Have you ever thought that the computer is the perfect analogy for the workings of the brain?

Even if you haven’t, doesn’t it just feel right?  Short-term memory is like memory in a computer, both can only hold a limited amount of information at one time and that information is used for active processing.  Long-term memory is like a computer’s hard drive storage – it takes a little while to put things there, but once they’re stored, they’re in there for a long time.  A computer’s processor is analogous to the brain’s processing capability – and I suppose if you want to take the metaphor to the Nth degree, eyes are like a webcam and the mouth is like a speaker, etc., etc…

I often think of this metaphor when I’m organizing my to-do lists.  In my mind, my lists (I use Evernote) are like an external hard drive for to-dos.  They allow me to keep important to-do items outside of my short-term memory, freeing up my brain’s working memory for concentrating on other things.

After much Googling, I now know this as the “brain-computer analogy” and up until last week, I strongly prescribed to this metaphor. The thing that changed my mind was a one-off line in Mistakes Were Made by Carol Tavris.  Although completely tangential to the main message of the book, this line stuck with me anyway (I paraphrase): throughout history, people have always used the predominant communication technology of the age as an analogy for the workings of the brain.

This one line got me thinking that there must have been a 1980’s version of myself, sitting patiently in front of a early computer writing about how the fax machine is the perfect analogy for the workings of the brain.  Going back even further, I suppose there may even have been a 1920’s version of myself writing out longhand how the telegraph is the perfect analogy for the workings of the brain.

Realizing that every past generation has thought of their communication technology as the perfect analogy for the workings of the brain, it feels quite myopic to even discuss the brain computer analogy at all.  First, it’s not even that good of an analogy.  The computer does no justice to the different regions of the brain responsible for processing different kinds of information.  Secondly, we don’t even fully understand everything about how the brain works!  The inner working of the brain is still one of life’s great mysteries.

Two concluding thoughts here –

1) There will always be a better technology.  Today we feel that the fax machine is a silly explanation for how the brain works (and overall an outdated technology) – but someday someone will feel that exact same way about the computers we use today.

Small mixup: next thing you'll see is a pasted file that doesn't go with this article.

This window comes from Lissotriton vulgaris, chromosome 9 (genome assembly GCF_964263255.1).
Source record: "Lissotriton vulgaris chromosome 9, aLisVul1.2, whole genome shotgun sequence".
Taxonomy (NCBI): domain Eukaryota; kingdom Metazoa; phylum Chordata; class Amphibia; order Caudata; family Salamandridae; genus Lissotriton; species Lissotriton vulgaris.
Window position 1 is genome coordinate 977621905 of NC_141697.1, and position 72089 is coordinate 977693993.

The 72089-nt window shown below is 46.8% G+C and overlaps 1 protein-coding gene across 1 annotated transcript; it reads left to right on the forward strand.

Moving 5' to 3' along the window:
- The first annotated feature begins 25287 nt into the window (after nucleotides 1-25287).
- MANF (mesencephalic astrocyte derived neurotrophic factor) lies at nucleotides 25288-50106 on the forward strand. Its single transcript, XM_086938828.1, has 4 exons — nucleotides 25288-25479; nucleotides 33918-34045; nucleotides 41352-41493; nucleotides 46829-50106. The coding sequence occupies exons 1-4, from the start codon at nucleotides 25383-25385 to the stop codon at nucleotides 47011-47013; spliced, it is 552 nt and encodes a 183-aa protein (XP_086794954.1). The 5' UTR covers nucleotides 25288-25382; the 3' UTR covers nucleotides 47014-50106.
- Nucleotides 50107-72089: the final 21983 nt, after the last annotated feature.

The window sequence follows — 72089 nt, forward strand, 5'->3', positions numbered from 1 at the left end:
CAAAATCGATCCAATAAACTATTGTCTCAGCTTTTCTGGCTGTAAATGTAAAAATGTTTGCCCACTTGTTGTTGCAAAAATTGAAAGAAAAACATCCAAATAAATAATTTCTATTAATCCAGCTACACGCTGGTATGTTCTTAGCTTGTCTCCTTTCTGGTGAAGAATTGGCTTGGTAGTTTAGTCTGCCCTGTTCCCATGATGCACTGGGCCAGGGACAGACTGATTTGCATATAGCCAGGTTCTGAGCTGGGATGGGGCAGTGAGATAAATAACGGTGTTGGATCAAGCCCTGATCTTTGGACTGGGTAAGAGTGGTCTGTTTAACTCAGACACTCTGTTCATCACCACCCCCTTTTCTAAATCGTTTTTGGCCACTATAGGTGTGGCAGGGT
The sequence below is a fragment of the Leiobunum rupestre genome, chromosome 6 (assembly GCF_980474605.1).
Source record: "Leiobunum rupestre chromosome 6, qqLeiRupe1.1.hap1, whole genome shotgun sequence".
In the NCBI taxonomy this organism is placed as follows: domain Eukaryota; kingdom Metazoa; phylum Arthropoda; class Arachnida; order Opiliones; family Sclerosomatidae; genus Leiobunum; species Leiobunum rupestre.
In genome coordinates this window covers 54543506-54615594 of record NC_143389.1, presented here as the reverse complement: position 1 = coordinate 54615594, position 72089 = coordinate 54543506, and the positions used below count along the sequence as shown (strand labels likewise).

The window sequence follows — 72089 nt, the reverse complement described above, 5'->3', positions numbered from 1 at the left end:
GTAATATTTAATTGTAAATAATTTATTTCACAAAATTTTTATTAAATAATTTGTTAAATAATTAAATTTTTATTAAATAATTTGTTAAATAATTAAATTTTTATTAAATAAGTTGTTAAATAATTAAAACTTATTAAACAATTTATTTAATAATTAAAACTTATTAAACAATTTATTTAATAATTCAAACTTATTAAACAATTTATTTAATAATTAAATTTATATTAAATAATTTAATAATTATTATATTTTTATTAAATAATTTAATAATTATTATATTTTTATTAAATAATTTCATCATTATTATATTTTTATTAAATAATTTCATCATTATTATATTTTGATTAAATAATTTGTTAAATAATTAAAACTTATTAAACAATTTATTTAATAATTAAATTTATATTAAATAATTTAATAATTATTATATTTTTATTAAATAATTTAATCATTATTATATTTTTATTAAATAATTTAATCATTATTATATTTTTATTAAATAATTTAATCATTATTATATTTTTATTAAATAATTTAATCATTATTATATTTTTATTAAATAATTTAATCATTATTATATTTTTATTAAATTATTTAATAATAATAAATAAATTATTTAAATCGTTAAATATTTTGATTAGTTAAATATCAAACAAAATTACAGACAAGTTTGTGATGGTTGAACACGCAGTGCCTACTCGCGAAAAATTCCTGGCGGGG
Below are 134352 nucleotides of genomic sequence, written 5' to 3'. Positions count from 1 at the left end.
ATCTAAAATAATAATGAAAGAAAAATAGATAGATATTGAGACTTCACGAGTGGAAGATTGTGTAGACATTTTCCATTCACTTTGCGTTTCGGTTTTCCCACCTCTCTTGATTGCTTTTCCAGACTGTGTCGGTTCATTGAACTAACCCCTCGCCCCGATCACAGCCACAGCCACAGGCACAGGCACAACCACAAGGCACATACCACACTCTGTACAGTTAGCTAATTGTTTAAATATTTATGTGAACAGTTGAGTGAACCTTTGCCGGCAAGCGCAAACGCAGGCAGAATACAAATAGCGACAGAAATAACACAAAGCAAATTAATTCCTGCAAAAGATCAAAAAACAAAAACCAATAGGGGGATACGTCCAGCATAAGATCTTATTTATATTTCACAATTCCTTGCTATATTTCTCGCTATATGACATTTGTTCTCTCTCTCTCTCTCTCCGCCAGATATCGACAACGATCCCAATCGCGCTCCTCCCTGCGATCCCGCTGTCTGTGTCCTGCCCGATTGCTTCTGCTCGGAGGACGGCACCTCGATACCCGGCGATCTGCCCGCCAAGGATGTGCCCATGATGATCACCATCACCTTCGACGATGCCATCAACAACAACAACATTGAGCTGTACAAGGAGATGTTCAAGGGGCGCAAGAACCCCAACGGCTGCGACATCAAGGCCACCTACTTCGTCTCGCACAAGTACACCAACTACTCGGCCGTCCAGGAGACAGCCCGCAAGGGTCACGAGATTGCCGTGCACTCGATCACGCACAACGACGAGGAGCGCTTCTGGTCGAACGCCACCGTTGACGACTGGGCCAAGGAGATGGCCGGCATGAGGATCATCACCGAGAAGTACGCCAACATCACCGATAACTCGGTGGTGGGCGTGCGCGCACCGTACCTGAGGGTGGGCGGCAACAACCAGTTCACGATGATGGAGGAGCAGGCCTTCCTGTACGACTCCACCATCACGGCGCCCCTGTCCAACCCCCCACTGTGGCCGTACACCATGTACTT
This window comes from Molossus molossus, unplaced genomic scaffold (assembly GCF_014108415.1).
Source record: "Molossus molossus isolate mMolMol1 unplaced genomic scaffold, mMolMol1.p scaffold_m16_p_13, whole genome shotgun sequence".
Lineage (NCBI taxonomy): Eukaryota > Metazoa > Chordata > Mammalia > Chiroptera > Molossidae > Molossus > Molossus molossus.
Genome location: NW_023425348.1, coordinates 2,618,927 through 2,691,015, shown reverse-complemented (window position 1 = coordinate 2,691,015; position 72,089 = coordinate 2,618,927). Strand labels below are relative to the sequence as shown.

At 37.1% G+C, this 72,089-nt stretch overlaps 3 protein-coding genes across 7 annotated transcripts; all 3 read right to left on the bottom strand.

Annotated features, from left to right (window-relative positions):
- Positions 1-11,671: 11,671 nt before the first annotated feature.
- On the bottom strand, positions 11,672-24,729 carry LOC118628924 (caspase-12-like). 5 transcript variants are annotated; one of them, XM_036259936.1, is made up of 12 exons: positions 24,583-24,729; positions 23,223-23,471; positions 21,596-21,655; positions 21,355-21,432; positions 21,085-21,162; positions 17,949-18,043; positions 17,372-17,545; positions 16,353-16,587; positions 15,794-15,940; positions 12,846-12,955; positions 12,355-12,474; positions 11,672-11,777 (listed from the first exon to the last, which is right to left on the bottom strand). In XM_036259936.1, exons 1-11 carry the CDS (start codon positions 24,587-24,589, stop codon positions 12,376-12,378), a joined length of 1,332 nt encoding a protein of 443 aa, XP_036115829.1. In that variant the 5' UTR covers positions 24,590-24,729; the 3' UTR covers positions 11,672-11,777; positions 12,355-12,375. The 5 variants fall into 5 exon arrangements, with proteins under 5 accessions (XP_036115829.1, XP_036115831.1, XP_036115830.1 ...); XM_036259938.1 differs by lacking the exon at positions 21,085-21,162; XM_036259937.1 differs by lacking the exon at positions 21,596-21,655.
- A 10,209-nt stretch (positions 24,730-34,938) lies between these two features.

2) If we really want to advance technology, we should probably spend some more time understanding the inner working of the human brain.  The most powerful computer of all is located inside each one of us.

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  • Simon Dexter

    Andrew,

    Great thoughts on computer/brain analogy. I’m of opinion that human brain is Turing-computable, so will have some human-like AI in the future.

    Computer memory hierarchy is indeed a good analogy to human brain. By the way, it seems that psychology is gradually converging on the idea that intelligence is directly proportional to the volume of fluid/working memory, and it even seems there is an exercise (which I do quite often) that can help you improve it – dual-n-back (see Jaeggi’s research.)

    If you haven’t already, I strongly recommend reading ‘Permutation City’ by Greg Egan – this is some hard science fiction (really more science than fiction), which apparently preceded Matrix by a few years and it explores what it’d be like to simulate human brains in a virtual environment.

    Let me know your thoughts…

    Simon Dexter

  • Andrew

    Simon – thanks for the thoughts here! Also- thanks for the book recco. Interested to see those exercises to improve working memory. I’ll have to check them out!

    Thanks!
    Andrew

  • http://www.inscitia.com Michael Griffiths

    Good point about the tendency of people to use whatever analogy they are comfortable with with respect to the human brain.

    As a minor point, a better analogy is that the brain functions as a very low-powered computer that avoids doing computation at nearly any cost. Computation is (i) energy intensive, and (ii) time-consuming. Using previously-calculated results (caching) with minimal adjustments when necessary, and picking up easily-available information from others in the area are two techniques.